Uli Stielike Korea's coach wary of Qatar threat

If South Korea manage to win on Tuesday, they will take a huge step to joining Iran in next year's World Cup in Russia.

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"They have a lot of reasons... to make it very uncomfortable for us," South Korea's head coact Uli Stielike says of Qatar play

"They have a lot of reasons... to make it very uncomfortable for us," South Korea's head coact Uli Stielike says of Qatar

(AFP/File)
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South Korea's coach Uli Stielike admitted on Monday that he was concerned by the threat posed by Qatar ahead of a crucial World Cup qualifier in Doha.

If South Korea manage to win on Tuesday, they will take a huge step to joining Iran in next year's World Cup in Russia.

And even though they are playing the bottom-placed team in AFC Group A, the former German international said it would not be easy.

"I saw a lot of the games of Qatar. They lost many games that they were very close to taking a point or even winning," he said.

"They have a lot of reasons... to make it very uncomfortable for us."

If South Korea win it will mean they need to win just one of their remaining two fixtures to qualify for Russia.

However those matches are at home to runaway group leaders Iran, who secured their qualification on Monday with a 2-0 over Uzbekistan.

The final game is against Uzbekistan, the only team now who can deny South Korea.

South Korea have 13 points from seven games, one ahead of Uzbekistan, and having played one match less.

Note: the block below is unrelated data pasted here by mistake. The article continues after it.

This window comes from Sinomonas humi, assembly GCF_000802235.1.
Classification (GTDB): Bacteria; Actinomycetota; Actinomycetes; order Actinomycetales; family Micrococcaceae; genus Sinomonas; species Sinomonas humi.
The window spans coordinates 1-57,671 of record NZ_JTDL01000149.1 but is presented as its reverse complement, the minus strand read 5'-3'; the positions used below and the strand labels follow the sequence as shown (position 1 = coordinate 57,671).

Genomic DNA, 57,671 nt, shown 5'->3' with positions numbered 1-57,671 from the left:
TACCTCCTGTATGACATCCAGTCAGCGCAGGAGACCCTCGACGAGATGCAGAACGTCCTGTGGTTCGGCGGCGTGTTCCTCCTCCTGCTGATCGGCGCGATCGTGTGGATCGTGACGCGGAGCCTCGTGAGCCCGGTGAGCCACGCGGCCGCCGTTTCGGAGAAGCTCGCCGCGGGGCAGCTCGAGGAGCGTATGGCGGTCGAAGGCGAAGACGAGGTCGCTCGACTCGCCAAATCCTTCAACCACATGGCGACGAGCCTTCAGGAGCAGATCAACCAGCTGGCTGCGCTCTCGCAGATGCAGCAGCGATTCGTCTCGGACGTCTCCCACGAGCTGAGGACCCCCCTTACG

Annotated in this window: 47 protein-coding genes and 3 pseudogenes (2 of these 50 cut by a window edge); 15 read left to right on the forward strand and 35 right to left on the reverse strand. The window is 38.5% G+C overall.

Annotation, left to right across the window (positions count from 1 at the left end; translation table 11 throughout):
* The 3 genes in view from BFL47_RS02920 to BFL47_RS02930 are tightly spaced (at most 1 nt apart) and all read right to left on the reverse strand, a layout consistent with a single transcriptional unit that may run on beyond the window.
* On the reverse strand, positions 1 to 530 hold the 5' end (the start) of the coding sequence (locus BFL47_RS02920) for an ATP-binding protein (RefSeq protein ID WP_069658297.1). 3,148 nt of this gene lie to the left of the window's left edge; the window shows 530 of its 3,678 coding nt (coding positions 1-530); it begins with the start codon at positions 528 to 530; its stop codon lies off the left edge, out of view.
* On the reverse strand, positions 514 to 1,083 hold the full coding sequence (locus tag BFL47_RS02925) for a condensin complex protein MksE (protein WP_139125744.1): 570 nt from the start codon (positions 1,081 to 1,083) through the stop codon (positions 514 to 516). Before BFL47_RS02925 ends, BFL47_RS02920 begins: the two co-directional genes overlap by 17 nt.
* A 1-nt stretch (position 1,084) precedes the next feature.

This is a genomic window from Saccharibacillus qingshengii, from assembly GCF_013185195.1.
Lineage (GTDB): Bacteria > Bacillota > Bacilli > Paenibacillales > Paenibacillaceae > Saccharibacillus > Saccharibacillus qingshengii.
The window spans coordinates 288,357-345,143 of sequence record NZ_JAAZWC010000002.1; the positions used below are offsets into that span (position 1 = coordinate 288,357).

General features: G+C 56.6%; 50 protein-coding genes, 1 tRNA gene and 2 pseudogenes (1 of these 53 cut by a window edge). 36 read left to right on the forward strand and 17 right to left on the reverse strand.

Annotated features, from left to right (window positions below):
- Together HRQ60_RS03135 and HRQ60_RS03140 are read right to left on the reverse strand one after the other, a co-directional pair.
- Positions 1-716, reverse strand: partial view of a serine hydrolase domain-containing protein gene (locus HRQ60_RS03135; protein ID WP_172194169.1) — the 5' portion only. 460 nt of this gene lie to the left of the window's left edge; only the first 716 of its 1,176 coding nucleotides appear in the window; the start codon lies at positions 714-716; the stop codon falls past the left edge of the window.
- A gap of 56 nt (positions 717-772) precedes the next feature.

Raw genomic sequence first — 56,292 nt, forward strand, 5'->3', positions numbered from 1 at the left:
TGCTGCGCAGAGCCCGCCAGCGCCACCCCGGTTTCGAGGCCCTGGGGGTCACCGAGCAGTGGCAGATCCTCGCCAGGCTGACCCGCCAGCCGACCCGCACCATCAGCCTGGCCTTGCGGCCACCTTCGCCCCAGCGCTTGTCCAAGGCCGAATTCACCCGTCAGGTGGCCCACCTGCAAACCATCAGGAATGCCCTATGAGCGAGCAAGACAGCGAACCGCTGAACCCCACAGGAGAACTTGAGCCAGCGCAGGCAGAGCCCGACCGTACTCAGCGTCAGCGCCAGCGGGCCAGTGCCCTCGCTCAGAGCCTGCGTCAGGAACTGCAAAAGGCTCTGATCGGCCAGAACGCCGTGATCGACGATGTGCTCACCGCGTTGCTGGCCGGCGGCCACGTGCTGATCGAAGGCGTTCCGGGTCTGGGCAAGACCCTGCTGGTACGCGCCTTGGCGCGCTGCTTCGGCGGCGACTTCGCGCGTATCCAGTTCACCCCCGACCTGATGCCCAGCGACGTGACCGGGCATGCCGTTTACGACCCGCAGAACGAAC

The previous game between the two sides in this group finished 3-2 to South Korea, though Qatar lead well into the second half.

For Qatar, the scenario is the reverse.

They have just four points and have to win every one of their remaining matches to stand any chance of qualifying for Russia, but even that scenario is highly unlikely to let the World Cup 2022 host reach their first tournament finals.

Qatar coach Jorge Fossati said he had confidence in his players despite a desperately poor campaign which has seen them win only once, a narrow win against a Syria side which has no permanent home base because of the ongoing civil war.

If, as likely, Qatar are knocked out Tuesday, the recriminations are sure to start for a nation that has spent billions on trying to establish itself as a footballing nation but will end up being forced to play its first ever World Cup finals game as host in five years' time.

Fossati hinted at changes ahead, possibly even with his own position, should Tuesday's result go against Qatar.

"I think we're looking at a new scenario and maybe tomorrow after the game we can speak more expressively," he told reporters.

Asked if the current diplomatic crisis in the Gulf could inspire his players, the Uruguayan said it was possible.

"I don't know about the diplomatic situation because I didn't speak with my players, but I can say it's my feeling, only my feeling, that in the last few days our players have more motivation than before."

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